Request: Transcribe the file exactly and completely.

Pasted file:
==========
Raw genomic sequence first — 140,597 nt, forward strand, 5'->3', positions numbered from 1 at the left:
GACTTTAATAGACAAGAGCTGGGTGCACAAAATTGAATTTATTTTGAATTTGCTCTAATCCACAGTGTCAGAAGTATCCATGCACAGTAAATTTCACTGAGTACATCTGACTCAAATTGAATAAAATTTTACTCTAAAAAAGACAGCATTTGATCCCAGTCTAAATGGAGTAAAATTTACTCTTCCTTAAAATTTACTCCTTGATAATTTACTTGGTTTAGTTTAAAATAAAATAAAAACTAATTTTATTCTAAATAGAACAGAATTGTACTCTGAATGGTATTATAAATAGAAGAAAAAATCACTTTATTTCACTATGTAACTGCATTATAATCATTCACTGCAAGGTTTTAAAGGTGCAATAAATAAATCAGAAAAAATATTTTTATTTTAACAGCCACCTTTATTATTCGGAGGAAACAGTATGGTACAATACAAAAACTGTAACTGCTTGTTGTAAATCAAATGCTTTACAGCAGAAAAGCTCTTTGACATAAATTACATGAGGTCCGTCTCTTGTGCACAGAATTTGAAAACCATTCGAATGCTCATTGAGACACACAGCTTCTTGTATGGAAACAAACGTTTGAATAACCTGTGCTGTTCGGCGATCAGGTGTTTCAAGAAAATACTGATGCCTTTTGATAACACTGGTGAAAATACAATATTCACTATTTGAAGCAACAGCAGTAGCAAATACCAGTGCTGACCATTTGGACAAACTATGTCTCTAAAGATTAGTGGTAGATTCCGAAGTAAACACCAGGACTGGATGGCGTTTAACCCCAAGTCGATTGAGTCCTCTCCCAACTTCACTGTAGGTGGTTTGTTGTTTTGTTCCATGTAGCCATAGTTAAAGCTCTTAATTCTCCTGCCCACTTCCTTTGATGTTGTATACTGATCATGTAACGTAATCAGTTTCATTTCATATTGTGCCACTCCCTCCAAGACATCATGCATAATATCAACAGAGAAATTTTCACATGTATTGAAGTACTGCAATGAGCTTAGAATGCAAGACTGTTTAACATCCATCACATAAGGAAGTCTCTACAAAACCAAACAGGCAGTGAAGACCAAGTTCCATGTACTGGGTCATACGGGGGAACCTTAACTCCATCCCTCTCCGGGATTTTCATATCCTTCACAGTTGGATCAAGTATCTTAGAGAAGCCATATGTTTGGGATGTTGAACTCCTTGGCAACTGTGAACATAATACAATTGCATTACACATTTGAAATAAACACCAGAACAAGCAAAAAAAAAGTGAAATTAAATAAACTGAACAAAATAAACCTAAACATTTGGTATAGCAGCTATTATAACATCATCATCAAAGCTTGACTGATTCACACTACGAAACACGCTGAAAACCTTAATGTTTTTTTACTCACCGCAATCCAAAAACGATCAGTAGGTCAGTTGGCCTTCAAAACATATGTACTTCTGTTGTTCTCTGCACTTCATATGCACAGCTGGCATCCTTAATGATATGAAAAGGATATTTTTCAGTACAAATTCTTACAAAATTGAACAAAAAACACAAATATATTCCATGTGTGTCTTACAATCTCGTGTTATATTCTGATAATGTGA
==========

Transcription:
Raw genomic sequence first — 140,597 nt, forward strand, 5'->3', positions numbered from 1 at the left:
GACTTTAATAGACAAGAGCTGGGTGCACAAAATTGAATTTATTTTGAATTTGCTCTAATCCACAGTGTCAGAAGTATCCATGCACAGTAAATTTCACTGAGTACATCTGACTCAAATTGAATAAAATTTTACTCTAAAAAAGACAGCATTTGATCCCAGTCTAAATGGAGTAAAATTTACTCTTCCTTAAAATTTACTCCTTGATAATTTACTTGGTTTAGTTTAAAATAAAATAAAAACTAATTTTATTCTAAATAGAACAGAATTGTACTCTGAATGGTATTATAAATAGAAGAAAAAATCACTTTATTTCACTATGTAACTGCATTATAATCATTCACTGCAAGGTTTTAAAGGTGCAATAAATAAATCAGAAAAAATATTTTTATTTTAACAGCCACCTTTATTATTCGGAGGAAACAGTATGGTACAATACAAAAACTGTAACTGCTTGTTGTAAATCAAATGCTTTACAGCAGAAAAGCTCTTTGACATAAATTACATGAGGTCCGTCTCTTGTGCACAGAATTTGAAAACCATTCGAATGCTCATTGAGACACACAGCTTCTTGTATGGAAACAAACGTTTGAATAACCTGTGCTGTTCGGCGATCAGGTGTTTCAAGAAAATACTGATGCCTTTTGATAACACTGGTGAAAATACAATATTCACTATTTGAAGCAACAGCAGTAGCAAATACCAGTGCTGACCATTTGGACAAACTATGTCTCTAAAGATTAGTGGTAGATTCCGAAGTAAACACCAGGACTGGATGGCGTTTAACCCCAAGTCGATTGAGTCCTCTCCCAACTTCACTGTAGGTGGTTTGTTGTTTTGTTCCATGTAGCCATAGTTAAAGCTCTTAATTCTCCTGCCCACTTCCTTTGATGTTGTATACTGATCATGTAACGTAATCAGTTTCATTTCATATTGTGCCACTCCCTCCAAGACATCATGCATAATATCAACAGAGAAATTTTCACATGTATTGAAGTACTGCAATGAGCTTAGAATGCAAGACTGTTTAACATCCATCACATAAGGAAGTCTCTACAAAACCAAACAGGCAGTGAAGACCAAGTTCCATGTACTGGGTCATACGGGGGAACCTTAACTCCATCCCTCTCCGGGATTTTCATATCCTTCACAGTTGGATCAAGTATCTTAGAGAAGCCATATGTTTGGGATGTTGAACTCCTTGGCAACTGTGAACATAATACAATTGCATTACACATTTGAAATAAACACCAGAACAAGCAAAAAAAAAGTGAAATTAAATAAACTGAACAAAATAAACCTAAACATTTGGTATAGCAGCTATTATAACATCATCATCAAAGCTTGACTGATTCACACTACGAAACACGCTGAAAACCTTAATGTTTTTTTACTCACCGCAATCCAAAAACGATCAGTAGGTCAGTTGGCCTTCAAAACATATGTACTTCTGTTGTTCTCTGCACTTCATATGCACAGCTGGCATCCTTAATGATATGAAAAGGATATTTTTCAGTACAAATTCTTACAAAATTGAACAAAAAACACAAATATATTCCATGTGTGTCTTACAATCTCGTGTTATATTCTGATAATGTGA